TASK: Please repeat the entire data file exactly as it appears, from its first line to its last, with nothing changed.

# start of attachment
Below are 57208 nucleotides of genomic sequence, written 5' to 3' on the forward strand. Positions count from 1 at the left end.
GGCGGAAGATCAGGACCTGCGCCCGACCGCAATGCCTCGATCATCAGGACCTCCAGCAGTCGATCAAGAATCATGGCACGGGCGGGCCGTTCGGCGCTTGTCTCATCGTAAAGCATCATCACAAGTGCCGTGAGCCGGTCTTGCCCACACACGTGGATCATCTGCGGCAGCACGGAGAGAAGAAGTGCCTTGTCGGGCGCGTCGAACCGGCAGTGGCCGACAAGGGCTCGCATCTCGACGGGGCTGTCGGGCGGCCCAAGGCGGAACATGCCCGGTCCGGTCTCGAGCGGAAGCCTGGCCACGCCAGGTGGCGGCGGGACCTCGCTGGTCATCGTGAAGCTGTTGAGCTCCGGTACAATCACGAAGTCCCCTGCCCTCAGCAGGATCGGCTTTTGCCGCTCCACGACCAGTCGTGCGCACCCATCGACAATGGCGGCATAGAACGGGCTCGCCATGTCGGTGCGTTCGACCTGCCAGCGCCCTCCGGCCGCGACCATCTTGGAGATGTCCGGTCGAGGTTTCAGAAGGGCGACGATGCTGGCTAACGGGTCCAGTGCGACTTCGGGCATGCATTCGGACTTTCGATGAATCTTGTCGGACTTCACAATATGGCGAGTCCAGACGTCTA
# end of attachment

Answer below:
Below are 57208 nucleotides of genomic sequence, written 5' to 3' on the forward strand. Positions count from 1 at the left end.
GGCGGAAGATCAGGACCTGCGCCCGACCGCAATGCCTCGATCATCAGGACCTCCAGCAGTCGATCAAGAATCATGGCACGGGCGGGCCGTTCGGCGCTTGTCTCATCGTAAAGCATCATCACAAGTGCCGTGAGCCGGTCTTGCCCACACACGTGGATCATCTGCGGCAGCACGGAGAGAAGAAGTGCCTTGTCGGGCGCGTCGAACCGGCAGTGGCCGACAAGGGCTCGCATCTCGACGGGGCTGTCGGGCGGCCCAAGGCGGAACATGCCCGGTCCGGTCTCGAGCGGAAGCCTGGCCACGCCAGGTGGCGGCGGGACCTCGCTGGTCATCGTGAAGCTGTTGAGCTCCGGTACAATCACGAAGTCCCCTGCCCTCAGCAGGATCGGCTTTTGCCGCTCCACGACCAGTCGTGCGCACCCATCGACAATGGCGGCATAGAACGGGCTCGCCATGTCGGTGCGTTCGACCTGCCAGCGCCCTCCGGCCGCGACCATCTTGGAGATGTCCGGTCGAGGTTTCAGAAGGGCGACGATGCTGGCTAACGGGTCCAGTGCGACTTCGGGCATGCATTCGGACTTTCGATGAATCTTGTCGGACTTCACAATATGGCGAGTCCAGACGTCTA